Somewhere in the last decade, there was a year or two (or maybe three) where we would download each and every fresh sermon from Rob Bell, convert them to disc, and play them back in the car on long trips.
Some of you disagree theologically with Bell on a thing or two (or maybe three) but his speaking style was unique.
And uniquely distinct.
I don’t know to what degree it might have been noticeable, but if I were asked to speak somewhere, I’m sure there were elements of that speaking style that crept into my own, not unlike the person who spends two weeks in London and returns to Houston with the slightest hint of an accent beginning to form.
More recent downloads at our house include Greg Boyd and Andy Stanley, but Bell’s homilies were always a mix of prose and poetry. Disagree though you might, he is always engaging to listen to. He knows how to get people talking.
It’s the same with writing. I tend to take on the style of the person I’ve been reading most recently. Frankly, if you’re an aspiring writer, or even an aspiring blogger, I can’t stress the value of reading good writers; of reading the best. Want to write better? Then read more.
Oswald J. Smith built Toronto’s Peoples Church into Canada’s first — and for a long time only — megachurch. When he was away on missionary trips, some of which encompassed months at a time, his philosophy was to always book guest speakers that he felt were better than himself. If you’re an aspiring teacher or preacher, I can’t stress the value of listening to great speakers; of going out of your way to hear the best, especially hearing them in person.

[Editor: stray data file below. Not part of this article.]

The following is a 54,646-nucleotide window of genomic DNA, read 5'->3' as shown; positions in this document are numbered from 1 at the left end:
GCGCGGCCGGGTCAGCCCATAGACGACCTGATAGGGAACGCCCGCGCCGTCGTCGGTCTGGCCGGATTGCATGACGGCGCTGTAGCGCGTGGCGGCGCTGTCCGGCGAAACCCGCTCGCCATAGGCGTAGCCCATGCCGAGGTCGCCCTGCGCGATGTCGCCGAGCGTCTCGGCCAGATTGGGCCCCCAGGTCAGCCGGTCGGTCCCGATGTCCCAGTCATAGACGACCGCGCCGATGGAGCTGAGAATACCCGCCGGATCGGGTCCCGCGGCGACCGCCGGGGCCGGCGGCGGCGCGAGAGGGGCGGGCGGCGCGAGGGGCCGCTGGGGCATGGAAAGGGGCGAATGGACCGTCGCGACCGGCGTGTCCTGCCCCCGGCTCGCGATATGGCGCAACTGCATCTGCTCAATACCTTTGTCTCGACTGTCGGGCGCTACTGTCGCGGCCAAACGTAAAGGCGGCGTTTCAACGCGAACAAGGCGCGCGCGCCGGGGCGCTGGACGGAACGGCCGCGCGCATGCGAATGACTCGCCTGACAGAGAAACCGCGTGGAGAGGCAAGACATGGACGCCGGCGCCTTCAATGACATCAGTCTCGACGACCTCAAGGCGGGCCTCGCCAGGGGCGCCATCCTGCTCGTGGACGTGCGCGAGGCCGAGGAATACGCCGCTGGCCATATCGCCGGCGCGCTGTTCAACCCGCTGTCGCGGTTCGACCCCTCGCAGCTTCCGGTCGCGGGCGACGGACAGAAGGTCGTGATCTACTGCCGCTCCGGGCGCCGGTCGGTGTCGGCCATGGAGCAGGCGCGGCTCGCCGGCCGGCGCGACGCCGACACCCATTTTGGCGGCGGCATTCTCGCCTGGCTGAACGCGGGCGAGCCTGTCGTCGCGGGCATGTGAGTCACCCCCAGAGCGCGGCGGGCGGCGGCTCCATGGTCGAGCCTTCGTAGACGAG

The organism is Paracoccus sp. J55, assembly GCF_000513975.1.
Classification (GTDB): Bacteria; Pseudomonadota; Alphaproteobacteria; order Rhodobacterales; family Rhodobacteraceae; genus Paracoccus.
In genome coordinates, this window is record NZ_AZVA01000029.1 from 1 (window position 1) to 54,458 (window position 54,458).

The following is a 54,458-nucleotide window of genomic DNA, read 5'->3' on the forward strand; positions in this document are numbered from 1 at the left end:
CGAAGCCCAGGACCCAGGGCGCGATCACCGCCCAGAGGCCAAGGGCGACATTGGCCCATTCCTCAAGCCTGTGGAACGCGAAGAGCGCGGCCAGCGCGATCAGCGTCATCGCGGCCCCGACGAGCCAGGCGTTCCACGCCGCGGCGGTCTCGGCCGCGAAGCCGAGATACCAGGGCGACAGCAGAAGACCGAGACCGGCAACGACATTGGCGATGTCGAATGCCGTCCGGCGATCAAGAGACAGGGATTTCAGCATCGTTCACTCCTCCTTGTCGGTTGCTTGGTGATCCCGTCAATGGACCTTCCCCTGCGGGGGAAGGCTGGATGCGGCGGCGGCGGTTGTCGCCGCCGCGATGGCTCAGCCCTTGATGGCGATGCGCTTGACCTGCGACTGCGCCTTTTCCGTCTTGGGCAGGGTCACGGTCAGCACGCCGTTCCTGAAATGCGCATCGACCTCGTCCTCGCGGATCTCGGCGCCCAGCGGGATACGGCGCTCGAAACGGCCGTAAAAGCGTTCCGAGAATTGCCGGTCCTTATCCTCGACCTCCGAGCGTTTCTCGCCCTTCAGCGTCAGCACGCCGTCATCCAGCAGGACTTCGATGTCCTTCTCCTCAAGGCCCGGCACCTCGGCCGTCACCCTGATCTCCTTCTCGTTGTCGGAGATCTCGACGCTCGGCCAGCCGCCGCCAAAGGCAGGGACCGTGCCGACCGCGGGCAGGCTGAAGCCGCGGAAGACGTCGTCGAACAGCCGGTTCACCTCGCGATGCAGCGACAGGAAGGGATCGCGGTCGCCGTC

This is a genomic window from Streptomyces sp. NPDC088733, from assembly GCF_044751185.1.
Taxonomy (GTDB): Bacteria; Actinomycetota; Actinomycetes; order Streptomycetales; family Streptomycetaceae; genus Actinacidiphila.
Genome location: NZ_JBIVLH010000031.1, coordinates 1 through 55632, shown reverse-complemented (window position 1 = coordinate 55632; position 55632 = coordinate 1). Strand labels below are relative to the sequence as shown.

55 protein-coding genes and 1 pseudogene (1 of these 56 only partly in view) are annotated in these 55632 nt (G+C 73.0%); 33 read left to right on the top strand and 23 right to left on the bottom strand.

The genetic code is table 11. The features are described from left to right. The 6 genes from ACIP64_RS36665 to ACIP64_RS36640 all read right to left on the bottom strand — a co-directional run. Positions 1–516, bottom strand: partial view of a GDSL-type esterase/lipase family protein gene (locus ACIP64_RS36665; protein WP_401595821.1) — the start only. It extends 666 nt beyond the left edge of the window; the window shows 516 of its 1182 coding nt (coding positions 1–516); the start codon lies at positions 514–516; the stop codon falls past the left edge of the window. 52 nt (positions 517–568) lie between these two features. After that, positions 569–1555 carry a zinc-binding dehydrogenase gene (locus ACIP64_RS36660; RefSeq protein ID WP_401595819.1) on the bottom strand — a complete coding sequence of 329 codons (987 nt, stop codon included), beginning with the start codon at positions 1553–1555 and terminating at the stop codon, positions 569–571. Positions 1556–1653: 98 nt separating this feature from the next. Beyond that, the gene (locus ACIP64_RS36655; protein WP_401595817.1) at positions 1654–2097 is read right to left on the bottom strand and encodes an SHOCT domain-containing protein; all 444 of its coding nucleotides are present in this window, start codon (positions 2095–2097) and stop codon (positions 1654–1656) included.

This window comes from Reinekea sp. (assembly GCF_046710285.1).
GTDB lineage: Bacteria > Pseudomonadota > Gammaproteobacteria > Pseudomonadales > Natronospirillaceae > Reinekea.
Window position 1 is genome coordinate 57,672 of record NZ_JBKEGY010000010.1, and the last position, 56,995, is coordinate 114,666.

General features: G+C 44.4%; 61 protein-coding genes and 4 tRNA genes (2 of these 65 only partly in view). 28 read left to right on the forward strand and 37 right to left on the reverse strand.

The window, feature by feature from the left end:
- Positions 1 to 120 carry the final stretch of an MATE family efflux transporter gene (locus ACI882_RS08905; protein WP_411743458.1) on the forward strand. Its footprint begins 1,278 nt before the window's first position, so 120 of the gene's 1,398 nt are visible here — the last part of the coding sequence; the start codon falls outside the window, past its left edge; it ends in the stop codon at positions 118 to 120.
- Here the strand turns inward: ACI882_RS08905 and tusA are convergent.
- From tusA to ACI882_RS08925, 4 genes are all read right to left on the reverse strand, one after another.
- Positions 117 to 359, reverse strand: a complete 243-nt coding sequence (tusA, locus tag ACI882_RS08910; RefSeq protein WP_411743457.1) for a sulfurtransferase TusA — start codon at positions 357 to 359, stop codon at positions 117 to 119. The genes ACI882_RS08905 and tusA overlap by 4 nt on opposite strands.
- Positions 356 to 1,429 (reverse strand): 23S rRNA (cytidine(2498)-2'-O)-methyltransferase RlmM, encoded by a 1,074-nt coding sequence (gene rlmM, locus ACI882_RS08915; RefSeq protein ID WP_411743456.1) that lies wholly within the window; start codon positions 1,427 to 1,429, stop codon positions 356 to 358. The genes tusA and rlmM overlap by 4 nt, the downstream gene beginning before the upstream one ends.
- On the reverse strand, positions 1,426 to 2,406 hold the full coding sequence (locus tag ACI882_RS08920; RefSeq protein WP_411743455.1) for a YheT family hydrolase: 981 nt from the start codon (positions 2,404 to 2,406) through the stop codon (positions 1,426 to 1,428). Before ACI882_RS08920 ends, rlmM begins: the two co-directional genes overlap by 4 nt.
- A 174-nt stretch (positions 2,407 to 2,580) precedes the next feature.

Every Friday night, I have a ritual of catching up with the blog, Best of YouTube. I’ve noticed however that my never-diagnosed ADHD self is most reluctant to commit to videos longer than about four minutes. I tend to watch the short ones and skip the long ones, which lately have been getting much longer. My attention span doesn’t lend itself to War and Peace or a ten-part series on A&E. For that reason, I minimize my own potential to return to school and get that coveted Masters degree, nonetheless I am committed to lifelong learning. I absorb knowledge — and ideas — like a sponge. Books fill the shelves in various rooms, at times lining the stairs; my computer is literally choked with bookmarked articles; and the aforementioned sermon discs fill several spools.
Read the best.
Listen to the best.
To borrow (and misuse) a term from the HTML side of computing, I look for rich text. In computer parlance, rich text refers to text that has been ornamented through bold face, color, underlining, a change of font, use of italics, subscripts, superscripts, and enlargement.
Rich text in speaking or writing could mean something just as intricate and interesting, but I use it to refer to content that is enriched, through cross-reference, powerful illustration, authoritative delivery, passion, and thought-provoking ideas. We live in a time-starved world, so don’t settle for fluff.
And… if you find yourself parroting someone else’s style in your speech or composition that’s not necessarily a bad thing, it might be called the highest form of flattery.